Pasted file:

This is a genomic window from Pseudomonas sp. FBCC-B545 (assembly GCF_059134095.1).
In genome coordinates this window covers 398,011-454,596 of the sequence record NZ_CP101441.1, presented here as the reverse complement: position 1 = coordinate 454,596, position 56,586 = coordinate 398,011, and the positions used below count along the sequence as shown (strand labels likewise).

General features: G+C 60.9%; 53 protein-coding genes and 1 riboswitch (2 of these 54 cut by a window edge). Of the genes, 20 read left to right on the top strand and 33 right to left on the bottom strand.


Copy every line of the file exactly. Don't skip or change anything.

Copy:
This is a genomic window from Pseudomonas sp. FBCC-B545 (assembly GCF_059134095.1).
In genome coordinates this window covers 398,011-454,596 of the sequence record NZ_CP101441.1, presented here as the reverse complement: position 1 = coordinate 454,596, position 56,586 = coordinate 398,011, and the positions used below count along the sequence as shown (strand labels likewise).

General features: G+C 60.9%; 53 protein-coding genes and 1 riboswitch (2 of these 54 cut by a window edge). Of the genes, 20 read left to right on the top strand and 33 right to left on the bottom strand.